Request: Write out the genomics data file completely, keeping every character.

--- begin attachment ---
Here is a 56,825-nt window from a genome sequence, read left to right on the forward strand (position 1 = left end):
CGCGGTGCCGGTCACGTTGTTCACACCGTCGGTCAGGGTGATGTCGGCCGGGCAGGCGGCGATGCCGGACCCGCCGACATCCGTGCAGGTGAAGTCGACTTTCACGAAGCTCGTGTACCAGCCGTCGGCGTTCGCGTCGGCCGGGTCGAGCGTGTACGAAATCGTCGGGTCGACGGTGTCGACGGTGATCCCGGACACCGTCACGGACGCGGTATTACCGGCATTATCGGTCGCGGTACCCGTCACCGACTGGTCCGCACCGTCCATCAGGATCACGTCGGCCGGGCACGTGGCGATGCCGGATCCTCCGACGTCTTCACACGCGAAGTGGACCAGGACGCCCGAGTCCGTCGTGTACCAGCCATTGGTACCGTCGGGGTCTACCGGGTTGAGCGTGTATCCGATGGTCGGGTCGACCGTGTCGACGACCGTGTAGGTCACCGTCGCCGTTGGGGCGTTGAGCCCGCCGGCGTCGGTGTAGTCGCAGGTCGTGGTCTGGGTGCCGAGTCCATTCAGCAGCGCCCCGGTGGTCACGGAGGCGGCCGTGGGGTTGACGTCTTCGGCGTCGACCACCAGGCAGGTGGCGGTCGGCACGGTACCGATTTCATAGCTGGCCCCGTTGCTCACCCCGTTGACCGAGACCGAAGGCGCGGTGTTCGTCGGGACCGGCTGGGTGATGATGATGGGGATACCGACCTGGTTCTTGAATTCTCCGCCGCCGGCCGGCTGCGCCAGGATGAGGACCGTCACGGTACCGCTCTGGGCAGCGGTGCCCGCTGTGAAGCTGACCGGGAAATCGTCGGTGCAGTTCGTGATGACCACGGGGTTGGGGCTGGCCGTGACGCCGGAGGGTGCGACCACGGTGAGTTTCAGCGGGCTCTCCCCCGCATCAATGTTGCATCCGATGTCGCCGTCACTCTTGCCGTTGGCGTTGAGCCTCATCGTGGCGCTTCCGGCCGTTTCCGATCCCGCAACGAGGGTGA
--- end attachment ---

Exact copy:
Here is a 56,825-nt window from a genome sequence, read left to right on the forward strand (position 1 = left end):
CGCGGTGCCGGTCACGTTGTTCACACCGTCGGTCAGGGTGATGTCGGCCGGGCAGGCGGCGATGCCGGACCCGCCGACATCCGTGCAGGTGAAGTCGACTTTCACGAAGCTCGTGTACCAGCCGTCGGCGTTCGCGTCGGCCGGGTCGAGCGTGTACGAAATCGTCGGGTCGACGGTGTCGACGGTGATCCCGGACACCGTCACGGACGCGGTATTACCGGCATTATCGGTCGCGGTACCCGTCACCGACTGGTCCGCACCGTCCATCAGGATCACGTCGGCCGGGCACGTGGCGATGCCGGATCCTCCGACGTCTTCACACGCGAAGTGGACCAGGACGCCCGAGTCCGTCGTGTACCAGCCATTGGTACCGTCGGGGTCTACCGGGTTGAGCGTGTATCCGATGGTCGGGTCGACCGTGTCGACGACCGTGTAGGTCACCGTCGCCGTTGGGGCGTTGAGCCCGCCGGCGTCGGTGTAGTCGCAGGTCGTGGTCTGGGTGCCGAGTCCATTCAGCAGCGCCCCGGTGGTCACGGAGGCGGCCGTGGGGTTGACGTCTTCGGCGTCGACCACCAGGCAGGTGGCGGTCGGCACGGTACCGATTTCATAGCTGGCCCCGTTGCTCACCCCGTTGACCGAGACCGAAGGCGCGGTGTTCGTCGGGACCGGCTGGGTGATGATGATGGGGATACCGACCTGGTTCTTGAATTCTCCGCCGCCGGCCGGCTGCGCCAGGATGAGGACCGTCACGGTACCGCTCTGGGCAGCGGTGCCCGCTGTGAAGCTGACCGGGAAATCGTCGGTGCAGTTCGTGATGACCACGGGGTTGGGGCTGGCCGTGACGCCGGAGGGTGCGACCACGGTGAGTTTCAGCGGGCTCTCCCCCGCATCAATGTTGCATCCGATGTCGCCGTCACTCTTGCCGTTGGCGTTGAGCCTCATCGTGGCGCTTCCGGCCGTTTCCGATCCCGCAACGAGGGTGA